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    Review of MARCH TO THE STARS by David Weber and John Ringo

    Baen, January 2003

    Prince Roger, his small band of surviving human marines, and his larger group of native allies has slogged their way across a continent, built a fleet, and now have only one more continent, one high technology human base, and one spaceship to go. Or so they think. Proving once again that Murphy's law is in full force, things are about to get worse. MARCH TO THE STARS continues the series begun with MARCH UPCOUNTRY (see our review) and MARCH TO THE SEA. (see our review) Roger has fully matured as a fighting machine with barely a trace of the obnoxious youth that began the adventure.

    MARCH delivers battles against a sea monster, pirates on sailing ships, an Aztec-like civilization as disciplined and organized as any that Roger and company have trained, the high-tech space port, and finally a surprisingly equipped 'merchant' ship. Authors David Weber (see more reviews of novels by Weber) and John Ringo (see more reviews of novels by Ringo) deliver a carefully thought out series of military tactics and weaponry designed for each type of combatant that Roger and his marines face.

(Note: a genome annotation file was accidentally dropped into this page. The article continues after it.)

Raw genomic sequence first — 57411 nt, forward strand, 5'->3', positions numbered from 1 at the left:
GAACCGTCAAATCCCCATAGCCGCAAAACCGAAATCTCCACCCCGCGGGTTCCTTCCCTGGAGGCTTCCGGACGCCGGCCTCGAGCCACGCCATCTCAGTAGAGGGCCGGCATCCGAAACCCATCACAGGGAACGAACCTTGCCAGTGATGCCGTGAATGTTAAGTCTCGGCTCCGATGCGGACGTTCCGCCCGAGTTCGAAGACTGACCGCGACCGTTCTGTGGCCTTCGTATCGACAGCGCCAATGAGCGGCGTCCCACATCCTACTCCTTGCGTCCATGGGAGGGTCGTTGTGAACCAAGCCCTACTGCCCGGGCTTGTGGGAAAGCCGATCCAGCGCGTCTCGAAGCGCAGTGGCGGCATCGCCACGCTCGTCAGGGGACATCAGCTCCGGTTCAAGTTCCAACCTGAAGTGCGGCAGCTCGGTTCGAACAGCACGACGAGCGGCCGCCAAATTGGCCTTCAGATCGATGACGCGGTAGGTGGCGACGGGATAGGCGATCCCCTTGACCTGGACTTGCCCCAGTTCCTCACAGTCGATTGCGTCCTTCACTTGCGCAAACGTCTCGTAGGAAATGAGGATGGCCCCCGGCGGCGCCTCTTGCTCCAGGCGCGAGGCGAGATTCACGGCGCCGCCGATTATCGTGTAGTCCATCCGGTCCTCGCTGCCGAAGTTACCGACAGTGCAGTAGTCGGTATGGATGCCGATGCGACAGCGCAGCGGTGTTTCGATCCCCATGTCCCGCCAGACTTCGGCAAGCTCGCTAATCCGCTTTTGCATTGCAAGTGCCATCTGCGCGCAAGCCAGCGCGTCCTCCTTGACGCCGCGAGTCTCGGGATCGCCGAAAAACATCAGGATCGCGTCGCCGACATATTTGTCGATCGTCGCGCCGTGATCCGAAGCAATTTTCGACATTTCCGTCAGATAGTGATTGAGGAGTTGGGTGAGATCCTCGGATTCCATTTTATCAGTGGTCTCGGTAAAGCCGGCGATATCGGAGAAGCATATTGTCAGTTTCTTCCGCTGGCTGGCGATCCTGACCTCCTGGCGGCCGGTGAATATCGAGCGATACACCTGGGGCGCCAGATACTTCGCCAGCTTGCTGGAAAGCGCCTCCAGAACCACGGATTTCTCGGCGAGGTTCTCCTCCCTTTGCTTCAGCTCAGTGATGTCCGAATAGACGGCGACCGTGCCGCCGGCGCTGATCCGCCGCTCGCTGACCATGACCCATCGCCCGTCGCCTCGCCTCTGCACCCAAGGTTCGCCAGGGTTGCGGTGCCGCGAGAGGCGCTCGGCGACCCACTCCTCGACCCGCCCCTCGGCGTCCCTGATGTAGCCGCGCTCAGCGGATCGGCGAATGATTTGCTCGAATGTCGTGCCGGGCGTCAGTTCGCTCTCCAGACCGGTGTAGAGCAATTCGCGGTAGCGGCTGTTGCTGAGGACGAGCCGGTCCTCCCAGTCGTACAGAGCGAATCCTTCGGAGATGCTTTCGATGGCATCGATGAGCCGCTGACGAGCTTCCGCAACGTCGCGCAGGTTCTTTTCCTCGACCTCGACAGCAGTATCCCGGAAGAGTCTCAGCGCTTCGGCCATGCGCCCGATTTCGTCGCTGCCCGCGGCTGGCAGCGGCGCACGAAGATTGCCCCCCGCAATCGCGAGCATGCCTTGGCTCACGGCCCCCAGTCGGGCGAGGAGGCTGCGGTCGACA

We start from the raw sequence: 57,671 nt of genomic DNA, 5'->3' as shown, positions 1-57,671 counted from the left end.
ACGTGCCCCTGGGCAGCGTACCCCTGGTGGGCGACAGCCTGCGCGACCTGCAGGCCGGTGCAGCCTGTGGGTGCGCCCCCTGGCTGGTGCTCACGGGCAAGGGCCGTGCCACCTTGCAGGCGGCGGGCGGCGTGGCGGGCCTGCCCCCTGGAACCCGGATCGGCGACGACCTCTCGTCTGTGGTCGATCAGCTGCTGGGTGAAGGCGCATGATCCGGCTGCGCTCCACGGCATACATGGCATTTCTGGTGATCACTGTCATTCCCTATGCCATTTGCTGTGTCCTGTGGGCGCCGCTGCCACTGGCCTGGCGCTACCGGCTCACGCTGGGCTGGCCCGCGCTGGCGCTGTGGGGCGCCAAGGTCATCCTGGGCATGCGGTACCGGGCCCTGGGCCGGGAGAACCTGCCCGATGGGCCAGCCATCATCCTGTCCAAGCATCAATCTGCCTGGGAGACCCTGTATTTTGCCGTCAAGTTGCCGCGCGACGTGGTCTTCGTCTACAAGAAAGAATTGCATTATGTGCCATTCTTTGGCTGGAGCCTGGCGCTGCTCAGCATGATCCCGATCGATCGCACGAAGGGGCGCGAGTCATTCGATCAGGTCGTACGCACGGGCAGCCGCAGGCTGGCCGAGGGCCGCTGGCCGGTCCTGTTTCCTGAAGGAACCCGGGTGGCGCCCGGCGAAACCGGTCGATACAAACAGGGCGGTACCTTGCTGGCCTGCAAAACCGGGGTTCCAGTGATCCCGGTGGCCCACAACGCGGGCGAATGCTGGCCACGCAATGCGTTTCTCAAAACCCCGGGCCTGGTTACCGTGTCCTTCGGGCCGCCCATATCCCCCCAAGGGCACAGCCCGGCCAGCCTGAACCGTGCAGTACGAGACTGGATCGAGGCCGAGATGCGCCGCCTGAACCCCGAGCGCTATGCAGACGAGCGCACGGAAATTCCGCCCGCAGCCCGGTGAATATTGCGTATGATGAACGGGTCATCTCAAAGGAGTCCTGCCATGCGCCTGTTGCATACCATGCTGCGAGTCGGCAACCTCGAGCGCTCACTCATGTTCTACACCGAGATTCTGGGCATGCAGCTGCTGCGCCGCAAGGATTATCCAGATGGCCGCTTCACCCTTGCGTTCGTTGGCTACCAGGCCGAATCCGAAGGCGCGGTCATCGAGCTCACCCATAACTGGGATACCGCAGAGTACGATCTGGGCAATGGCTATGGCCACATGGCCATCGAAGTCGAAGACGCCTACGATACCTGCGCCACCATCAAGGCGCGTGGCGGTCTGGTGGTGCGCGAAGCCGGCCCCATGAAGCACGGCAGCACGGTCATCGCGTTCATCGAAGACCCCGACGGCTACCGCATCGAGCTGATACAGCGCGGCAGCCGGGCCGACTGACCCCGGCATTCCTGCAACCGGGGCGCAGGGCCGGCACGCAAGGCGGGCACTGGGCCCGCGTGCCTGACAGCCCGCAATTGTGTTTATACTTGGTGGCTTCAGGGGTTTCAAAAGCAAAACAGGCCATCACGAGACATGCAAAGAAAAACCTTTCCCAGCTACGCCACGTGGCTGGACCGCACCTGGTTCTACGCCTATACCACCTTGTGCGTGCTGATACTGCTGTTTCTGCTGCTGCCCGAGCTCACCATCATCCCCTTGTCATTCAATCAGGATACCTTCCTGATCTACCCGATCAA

Weber and Ringo raise the stakes considerably at the halfway point--it is no longer enough merely to survive the planet Marduk. Instead, Roger will be forced to confront a galaxy of enemies once he emerges into 'civilized' space. This realization raises the emotional stakes as Roger realizes that his future plans for a marriage with Despreaux have become a wishful fantasy.

    Fans of military fiction will enjoy the way Roger's native allies have progressed from pike-carrying cannon fodder to hightly skilled skirmishers who now have asparations to fight in space itself. A few author-intrusive digressions into the nature of religion and whether abortion constitutes a type of infanticide similar to that encouraged by the Baal faith and discussions of twenty-ninth century archeological discoveries pull the reader out of the fantasy without adding anything to the plot, but these are forgettable once we get back into the action.

    I'd be interested in the take from any of my readers from India or another country 'civilized' by the British Empire because there are definitely parts of this book that seem to nod to this episode in world history--and not just Weber/Ringo's frequent nod to Kipling. Mail me.

    Four Stars

    Reviewed 2/01/03

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